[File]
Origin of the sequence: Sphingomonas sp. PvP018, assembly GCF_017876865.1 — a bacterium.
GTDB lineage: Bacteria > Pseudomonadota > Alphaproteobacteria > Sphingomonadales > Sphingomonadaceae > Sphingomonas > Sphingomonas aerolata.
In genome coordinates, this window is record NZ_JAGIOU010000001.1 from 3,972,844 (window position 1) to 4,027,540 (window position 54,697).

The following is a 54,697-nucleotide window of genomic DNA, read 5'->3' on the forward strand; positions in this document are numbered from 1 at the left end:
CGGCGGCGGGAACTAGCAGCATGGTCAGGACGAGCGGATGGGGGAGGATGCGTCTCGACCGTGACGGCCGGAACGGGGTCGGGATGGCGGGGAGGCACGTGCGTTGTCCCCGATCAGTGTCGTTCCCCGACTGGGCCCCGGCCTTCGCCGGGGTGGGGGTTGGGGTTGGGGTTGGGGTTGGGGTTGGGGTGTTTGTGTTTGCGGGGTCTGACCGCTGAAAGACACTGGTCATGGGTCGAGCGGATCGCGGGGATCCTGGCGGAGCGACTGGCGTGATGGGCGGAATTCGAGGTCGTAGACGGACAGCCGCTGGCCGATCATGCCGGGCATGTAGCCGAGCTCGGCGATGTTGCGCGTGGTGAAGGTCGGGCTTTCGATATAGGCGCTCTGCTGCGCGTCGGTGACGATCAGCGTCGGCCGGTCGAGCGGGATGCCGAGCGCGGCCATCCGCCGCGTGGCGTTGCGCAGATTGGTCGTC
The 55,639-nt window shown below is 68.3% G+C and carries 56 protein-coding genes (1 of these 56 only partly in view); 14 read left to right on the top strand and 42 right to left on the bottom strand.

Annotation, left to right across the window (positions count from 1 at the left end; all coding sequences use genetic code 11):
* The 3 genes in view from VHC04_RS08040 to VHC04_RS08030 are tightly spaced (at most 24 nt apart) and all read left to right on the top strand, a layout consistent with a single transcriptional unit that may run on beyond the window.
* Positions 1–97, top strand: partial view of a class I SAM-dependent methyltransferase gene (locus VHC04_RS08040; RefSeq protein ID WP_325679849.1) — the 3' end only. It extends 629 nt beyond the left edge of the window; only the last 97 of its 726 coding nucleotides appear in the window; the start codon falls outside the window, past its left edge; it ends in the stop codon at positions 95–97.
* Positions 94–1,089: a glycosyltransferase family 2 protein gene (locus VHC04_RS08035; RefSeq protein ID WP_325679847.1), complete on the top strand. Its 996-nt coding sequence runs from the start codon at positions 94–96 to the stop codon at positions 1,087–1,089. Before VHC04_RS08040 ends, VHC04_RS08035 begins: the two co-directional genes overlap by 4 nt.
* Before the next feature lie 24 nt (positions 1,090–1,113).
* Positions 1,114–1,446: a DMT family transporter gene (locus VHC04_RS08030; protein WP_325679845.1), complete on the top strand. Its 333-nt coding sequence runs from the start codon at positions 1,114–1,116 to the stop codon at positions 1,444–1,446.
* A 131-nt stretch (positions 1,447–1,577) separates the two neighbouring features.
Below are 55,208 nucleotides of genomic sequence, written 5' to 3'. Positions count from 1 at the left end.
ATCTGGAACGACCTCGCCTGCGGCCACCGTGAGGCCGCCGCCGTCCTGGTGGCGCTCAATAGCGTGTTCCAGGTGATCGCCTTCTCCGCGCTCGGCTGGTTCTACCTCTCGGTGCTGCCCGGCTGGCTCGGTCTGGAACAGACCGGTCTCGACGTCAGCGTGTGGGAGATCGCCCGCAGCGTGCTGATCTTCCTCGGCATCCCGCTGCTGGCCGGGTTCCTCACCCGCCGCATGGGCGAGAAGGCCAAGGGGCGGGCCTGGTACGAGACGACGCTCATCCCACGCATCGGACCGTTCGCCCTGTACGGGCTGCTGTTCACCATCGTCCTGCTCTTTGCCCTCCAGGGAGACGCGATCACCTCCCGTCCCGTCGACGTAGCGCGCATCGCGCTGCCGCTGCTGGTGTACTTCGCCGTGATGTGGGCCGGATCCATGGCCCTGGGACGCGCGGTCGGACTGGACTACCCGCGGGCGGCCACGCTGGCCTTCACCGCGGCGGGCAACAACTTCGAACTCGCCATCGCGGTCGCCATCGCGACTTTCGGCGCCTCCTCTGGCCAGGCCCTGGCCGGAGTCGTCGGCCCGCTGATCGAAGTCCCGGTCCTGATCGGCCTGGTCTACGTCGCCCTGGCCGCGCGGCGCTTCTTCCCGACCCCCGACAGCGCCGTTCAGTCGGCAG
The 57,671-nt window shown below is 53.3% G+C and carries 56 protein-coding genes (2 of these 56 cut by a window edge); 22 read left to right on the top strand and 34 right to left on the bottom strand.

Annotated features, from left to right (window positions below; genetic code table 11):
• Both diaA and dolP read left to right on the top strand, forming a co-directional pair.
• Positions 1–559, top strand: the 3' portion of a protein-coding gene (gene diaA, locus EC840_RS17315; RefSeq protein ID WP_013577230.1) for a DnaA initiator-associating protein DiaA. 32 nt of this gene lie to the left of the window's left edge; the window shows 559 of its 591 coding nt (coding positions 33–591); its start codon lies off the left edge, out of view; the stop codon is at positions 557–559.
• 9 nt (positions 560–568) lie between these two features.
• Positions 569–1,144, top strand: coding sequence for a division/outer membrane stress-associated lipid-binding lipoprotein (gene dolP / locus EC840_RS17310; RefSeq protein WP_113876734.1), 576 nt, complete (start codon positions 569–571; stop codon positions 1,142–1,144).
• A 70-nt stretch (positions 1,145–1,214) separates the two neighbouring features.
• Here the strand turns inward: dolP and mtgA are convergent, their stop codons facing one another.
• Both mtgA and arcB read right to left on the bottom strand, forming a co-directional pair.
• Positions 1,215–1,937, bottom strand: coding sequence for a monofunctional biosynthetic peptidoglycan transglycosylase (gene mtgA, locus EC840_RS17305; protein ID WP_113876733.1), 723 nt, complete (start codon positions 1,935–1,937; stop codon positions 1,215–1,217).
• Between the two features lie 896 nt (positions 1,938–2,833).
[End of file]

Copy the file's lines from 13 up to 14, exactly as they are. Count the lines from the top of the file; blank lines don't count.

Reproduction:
* A 131-nt stretch (positions 1,447–1,577) separates the two neighbouring features.
Below are 55,208 nucleotides of genomic sequence, written 5' to 3'. Positions count from 1 at the left end.